I kept in mind Georges Perec’s book An Attempt at Exhausting a Place in Paris [based on what Perec saw while sitting in a public square]. This was my attempt at, sai, exhausting a bus ride twice a day a couple of times a week. I’ve slightly patterned it – my theory is Perec did – but the text is direct from the notes. I let the cringey moments stand. When I’m watching a young mother, and one of her kids is banging the bus shelter and I’m thinking, can you get your kid to stop? And another of her kids has a scratch on his nose, and I’m kind of judging her… Now I just feel, God, that woman was out by herself with three children; my kid gets scratches all the time, it doesn’t make me a bad mother. I hate that younger self who didn’t know what she was talking about.
You describe a sense of togetherness in Paris after the terror attacks of November 2015. Do you think that has held since?
It’s been a very difficult few years. There were the gilets jaunes riots, demonstrations, whatever you want to call them, and while I was politically in favour they made the country feel unsafe; as the mother of a quite young baby at that point, it made me feel I’d joined the bourgeoisie the moment I became a parent. Then came the massive strikes where you couldn’t use the metro for four months, and we went straight from that into lockdown. But the notion of the collective is strong in Paris; even the way the French approached lockdown was a great symbol of solidarity, first time round.
Could you write a book like this in Liverpool?
I’d love to – I have so much good material – but this is really a car-based city. In Paris, most people use public transport; in the UK you have these cities where everybody lives in the suburbs and people of means drive. What I see [on the bus in Liverpool] is very sad – badly off people abandoned by their government – but while I feel great sympathy, I also feel like I stand out. I could tell you stories, but it needs a real scouser; I’m not best placed as a middle-class Franco-American woman just passing through.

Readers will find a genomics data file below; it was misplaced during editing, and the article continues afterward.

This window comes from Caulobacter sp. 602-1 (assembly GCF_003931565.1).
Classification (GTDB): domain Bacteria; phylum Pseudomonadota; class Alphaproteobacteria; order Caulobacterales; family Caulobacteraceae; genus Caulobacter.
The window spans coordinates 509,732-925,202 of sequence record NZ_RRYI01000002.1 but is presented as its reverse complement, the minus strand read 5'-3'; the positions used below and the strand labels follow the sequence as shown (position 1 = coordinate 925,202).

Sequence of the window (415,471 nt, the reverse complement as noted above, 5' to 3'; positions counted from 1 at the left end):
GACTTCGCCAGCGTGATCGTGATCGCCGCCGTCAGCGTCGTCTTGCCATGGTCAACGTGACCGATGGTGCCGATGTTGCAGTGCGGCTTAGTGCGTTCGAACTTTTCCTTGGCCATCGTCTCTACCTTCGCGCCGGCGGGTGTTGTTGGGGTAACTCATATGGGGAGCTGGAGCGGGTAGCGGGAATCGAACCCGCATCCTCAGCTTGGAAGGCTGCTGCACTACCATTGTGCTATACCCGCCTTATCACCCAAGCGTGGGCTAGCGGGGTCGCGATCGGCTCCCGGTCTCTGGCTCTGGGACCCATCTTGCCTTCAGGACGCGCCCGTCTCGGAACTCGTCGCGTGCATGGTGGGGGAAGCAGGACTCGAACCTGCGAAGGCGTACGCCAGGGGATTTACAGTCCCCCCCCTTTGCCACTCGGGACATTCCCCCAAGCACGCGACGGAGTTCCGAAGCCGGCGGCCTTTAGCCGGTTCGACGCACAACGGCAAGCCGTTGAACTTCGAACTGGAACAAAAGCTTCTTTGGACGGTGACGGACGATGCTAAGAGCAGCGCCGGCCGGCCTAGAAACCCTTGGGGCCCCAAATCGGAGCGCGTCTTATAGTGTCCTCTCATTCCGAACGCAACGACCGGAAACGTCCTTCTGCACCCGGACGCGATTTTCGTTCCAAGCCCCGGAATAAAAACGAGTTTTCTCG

As well as No 91/92, you’re about to publish a translation of The Inseparables, a newly discovered novel by Simone de Beauvoir…
That was another fruit of lockdown. I got an email from an American editor saying, we found this Simone de Beauvoir novel, do you want to translate it? It turned out they liked another translator’s sample better, but they said the British publisher preferred my sample, so did I want to work with them? It was the most magical experience I’ve had as a translator; I felt like I had gone into De Beauvoir’s body.
What else have you been reading?
I haven’t had much appetite for fiction lately, but I was blown away by Natasha Brown’s Assembly, an astonishing book that forces us to see what’s underpinning absolutely everything.
What first inspired you to write?
My parents took me to the theatre at a young age and that was where I first got interested. I wrote Les Mis fan fiction in which Gavroche didn’t die, and when I was about six, I saw [Stephen Sondheim’s] Sunday in the Park With George, which had everything: musical theatre, Parigi, art, the past… it set the template of my life.